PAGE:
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Dollar hits 3-month high on rate view, pans gold – European shares rise, reversing fall in Asia

LONDON: The dollar jumped to three-month highs yesterday, extending its recent gains as expectations of rising US interest rates gathered pace, while gold prices plunged to their lowest in more than five years. The greenback posted its best weekly performance in about two months last week, after Federal Reserve Chair Janet Yellen reiterated that US interest rates will probably rise later in the year. Data on Friday showing a pickup in US consumer prices and housing starts also helped the rally. The strength of the dollar weighed on gold, which plunged as much as 4 percent. Platinum fell as much as 5 percent to its lowest since February 2009. Global equities held close to Friday’s threeweek highs and European shares approached seven-week peaks.

Greece-related fears continued to recede as the country’s banks reopened for the first time in three weeks after a deal to start talks on a new international bailout. US stock index futures pointed to a modestly higher open on Wall Street. The dollar reached its highest since April 23 against a basket of major currencies and was last up 0.1 percent on the day. The euro fell to its lowest since late May on the EBS trading platform but last traded up 0.1 percent at $1.0840.

The yen dropped 0.1 percent to 124.20 to the dollar. Gold dived, touching a five-year low as the US interest rate outlook and its consequences for the dollar led sellers in China dumped the metal. “The Asian market missed the action on Friday when US players were already attempting a break of $1,130, a major support level, and has pushed prices much lower today,” ABN Amro analyst Georgette Boele said. “Last week was an important week: you got Yellen, a threemonth high in the dollar and good US economic data ... there is a chance that we see more downside in coming days.” Spot gold last traded at $1,112.30 an ounce, having fallen as far as $1,088.05, its weakest since March 2010. The pan-European FTSEurofirst 300 equity index rose 0.5 percent to its highest since late May. Amsterdam-listed chemicals company OCI rose 17 percent on merger talk.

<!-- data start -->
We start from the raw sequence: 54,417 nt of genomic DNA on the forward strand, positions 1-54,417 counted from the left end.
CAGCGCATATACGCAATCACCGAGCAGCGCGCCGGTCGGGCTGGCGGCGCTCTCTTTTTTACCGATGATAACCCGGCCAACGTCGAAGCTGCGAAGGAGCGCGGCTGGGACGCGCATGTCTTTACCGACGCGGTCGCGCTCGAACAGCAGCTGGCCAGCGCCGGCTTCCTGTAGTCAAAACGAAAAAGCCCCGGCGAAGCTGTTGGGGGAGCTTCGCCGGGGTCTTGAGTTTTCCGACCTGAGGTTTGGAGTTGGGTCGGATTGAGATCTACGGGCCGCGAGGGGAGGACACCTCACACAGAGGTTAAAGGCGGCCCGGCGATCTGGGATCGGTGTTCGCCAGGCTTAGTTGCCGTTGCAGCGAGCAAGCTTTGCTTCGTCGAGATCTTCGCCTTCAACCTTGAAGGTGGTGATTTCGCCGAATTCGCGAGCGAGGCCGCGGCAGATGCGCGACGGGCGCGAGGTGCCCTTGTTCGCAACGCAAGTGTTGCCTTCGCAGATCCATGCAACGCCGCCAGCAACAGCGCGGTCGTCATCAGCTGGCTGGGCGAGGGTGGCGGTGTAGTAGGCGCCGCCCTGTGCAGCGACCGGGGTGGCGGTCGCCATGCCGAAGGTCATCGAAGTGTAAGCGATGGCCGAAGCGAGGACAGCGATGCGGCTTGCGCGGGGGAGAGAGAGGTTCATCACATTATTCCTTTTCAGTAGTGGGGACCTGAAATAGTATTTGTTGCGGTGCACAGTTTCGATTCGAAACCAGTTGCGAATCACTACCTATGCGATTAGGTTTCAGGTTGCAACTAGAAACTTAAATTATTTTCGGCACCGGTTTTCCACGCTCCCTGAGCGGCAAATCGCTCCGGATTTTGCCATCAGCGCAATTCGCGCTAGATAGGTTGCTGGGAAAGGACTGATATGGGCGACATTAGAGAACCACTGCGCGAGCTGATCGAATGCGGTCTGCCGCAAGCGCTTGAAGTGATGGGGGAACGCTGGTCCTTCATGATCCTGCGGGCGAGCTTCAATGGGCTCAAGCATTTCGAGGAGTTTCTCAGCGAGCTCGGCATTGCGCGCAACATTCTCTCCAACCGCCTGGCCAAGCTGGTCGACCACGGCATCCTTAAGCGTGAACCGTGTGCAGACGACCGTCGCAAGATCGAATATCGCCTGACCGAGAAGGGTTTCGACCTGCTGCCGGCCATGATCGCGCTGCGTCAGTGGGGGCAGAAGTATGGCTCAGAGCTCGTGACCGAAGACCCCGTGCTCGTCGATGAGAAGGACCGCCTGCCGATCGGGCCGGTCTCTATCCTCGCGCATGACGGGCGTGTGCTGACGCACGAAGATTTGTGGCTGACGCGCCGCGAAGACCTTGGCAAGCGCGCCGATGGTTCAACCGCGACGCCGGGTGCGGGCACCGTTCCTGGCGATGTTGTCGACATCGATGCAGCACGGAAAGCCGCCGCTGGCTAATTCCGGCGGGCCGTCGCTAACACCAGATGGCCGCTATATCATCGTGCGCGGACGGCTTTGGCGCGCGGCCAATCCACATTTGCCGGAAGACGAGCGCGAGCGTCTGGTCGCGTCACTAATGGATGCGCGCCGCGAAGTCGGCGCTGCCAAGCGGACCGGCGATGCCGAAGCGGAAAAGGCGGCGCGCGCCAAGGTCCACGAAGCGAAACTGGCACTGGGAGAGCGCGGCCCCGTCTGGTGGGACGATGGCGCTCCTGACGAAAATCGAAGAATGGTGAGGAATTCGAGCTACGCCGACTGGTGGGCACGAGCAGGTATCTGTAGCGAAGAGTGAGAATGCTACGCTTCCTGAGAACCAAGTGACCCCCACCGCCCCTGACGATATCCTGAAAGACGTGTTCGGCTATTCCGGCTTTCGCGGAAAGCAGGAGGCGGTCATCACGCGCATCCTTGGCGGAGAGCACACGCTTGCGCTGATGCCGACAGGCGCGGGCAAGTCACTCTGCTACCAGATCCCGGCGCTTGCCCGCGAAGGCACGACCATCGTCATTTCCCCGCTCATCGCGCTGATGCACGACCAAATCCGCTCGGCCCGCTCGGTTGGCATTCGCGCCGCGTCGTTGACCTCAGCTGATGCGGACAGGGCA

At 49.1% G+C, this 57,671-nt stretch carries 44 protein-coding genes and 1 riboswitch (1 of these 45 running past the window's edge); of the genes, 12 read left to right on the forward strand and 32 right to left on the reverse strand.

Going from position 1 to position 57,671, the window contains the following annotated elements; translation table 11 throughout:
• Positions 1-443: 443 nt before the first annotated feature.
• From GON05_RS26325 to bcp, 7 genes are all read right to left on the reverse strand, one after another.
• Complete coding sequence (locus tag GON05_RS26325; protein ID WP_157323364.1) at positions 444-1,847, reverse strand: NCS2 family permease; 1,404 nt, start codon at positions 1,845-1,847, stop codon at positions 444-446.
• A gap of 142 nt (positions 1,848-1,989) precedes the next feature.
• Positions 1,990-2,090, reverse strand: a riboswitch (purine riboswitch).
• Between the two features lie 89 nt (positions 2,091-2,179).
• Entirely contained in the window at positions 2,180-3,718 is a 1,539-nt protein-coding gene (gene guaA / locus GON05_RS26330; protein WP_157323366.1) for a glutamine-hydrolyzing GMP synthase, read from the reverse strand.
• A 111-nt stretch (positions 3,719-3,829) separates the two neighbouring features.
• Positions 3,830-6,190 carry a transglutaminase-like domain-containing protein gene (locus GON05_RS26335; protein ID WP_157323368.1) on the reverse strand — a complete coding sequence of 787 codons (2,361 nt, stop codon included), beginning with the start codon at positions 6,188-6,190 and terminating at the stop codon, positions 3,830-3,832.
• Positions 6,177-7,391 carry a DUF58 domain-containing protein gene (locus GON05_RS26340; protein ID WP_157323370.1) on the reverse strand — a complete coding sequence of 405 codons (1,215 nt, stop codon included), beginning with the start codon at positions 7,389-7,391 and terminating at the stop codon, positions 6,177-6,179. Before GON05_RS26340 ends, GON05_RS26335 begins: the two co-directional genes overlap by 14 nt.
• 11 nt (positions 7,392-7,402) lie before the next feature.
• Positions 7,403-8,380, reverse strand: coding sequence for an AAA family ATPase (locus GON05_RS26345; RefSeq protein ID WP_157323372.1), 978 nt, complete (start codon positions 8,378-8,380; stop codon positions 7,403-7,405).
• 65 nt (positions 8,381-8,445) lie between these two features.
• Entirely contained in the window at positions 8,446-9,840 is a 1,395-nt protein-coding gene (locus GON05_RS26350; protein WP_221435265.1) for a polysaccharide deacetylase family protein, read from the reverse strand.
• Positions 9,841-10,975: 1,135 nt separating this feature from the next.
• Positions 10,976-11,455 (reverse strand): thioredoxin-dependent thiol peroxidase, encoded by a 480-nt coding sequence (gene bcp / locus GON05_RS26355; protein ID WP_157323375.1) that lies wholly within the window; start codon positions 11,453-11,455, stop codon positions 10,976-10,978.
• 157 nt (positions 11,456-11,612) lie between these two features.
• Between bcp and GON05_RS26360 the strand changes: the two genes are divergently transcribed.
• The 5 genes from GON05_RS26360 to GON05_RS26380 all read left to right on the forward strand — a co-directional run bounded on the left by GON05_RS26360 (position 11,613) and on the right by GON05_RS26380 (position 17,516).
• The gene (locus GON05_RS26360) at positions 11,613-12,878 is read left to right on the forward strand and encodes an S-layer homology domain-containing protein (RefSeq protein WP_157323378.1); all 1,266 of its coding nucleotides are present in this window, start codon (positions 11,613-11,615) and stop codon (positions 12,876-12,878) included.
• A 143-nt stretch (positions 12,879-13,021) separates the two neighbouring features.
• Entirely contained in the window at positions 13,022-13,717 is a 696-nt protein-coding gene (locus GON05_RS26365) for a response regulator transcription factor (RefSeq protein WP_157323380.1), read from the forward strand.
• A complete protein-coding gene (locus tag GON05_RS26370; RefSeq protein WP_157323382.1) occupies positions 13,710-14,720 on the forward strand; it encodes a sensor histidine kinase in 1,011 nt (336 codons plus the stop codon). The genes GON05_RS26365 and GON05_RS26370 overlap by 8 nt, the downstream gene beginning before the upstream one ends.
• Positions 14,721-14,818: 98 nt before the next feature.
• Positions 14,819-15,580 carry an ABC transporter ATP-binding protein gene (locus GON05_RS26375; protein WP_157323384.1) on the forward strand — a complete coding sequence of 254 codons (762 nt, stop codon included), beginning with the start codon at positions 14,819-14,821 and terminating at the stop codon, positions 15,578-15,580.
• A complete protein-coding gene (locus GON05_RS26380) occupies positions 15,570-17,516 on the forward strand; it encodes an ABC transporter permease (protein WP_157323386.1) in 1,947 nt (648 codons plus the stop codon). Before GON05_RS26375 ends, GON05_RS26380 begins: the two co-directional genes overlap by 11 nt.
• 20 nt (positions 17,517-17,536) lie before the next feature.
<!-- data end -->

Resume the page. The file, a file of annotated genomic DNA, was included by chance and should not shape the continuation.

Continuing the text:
Euro-zone banks up
In Asia, MSCI’s broadest index of Asia-Pacific shares outside Japan slipped 0.5 percent. Japan’s stock market was closed for a holiday. Yields on southern euro zone government bonds - those considered most vulnerable to the Greece crisis - fell on signs of a return to normality as investor appetite for riskier assets grew. Spanish and Italian 10-year yields both rose about 7 basis points, to 1.89 and 1.87 percent respectively. German 10-year yields, which usually rise on increased appetite for risk, fell on the prospect of hefty redemptions and bond coupon payments by month-end. Crude oil prices edged lower after posting their third consecutive weekly loss last week on expectations of increased oil exports from Iran after a deal to ease sanctions on Tehran. Brent crude was last down 38 cents a barrel at $56.72 as lower Saudi exports and slower US rig activity did little to ease concern about oversupply. —Reuters

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This article was published on 21/07/2015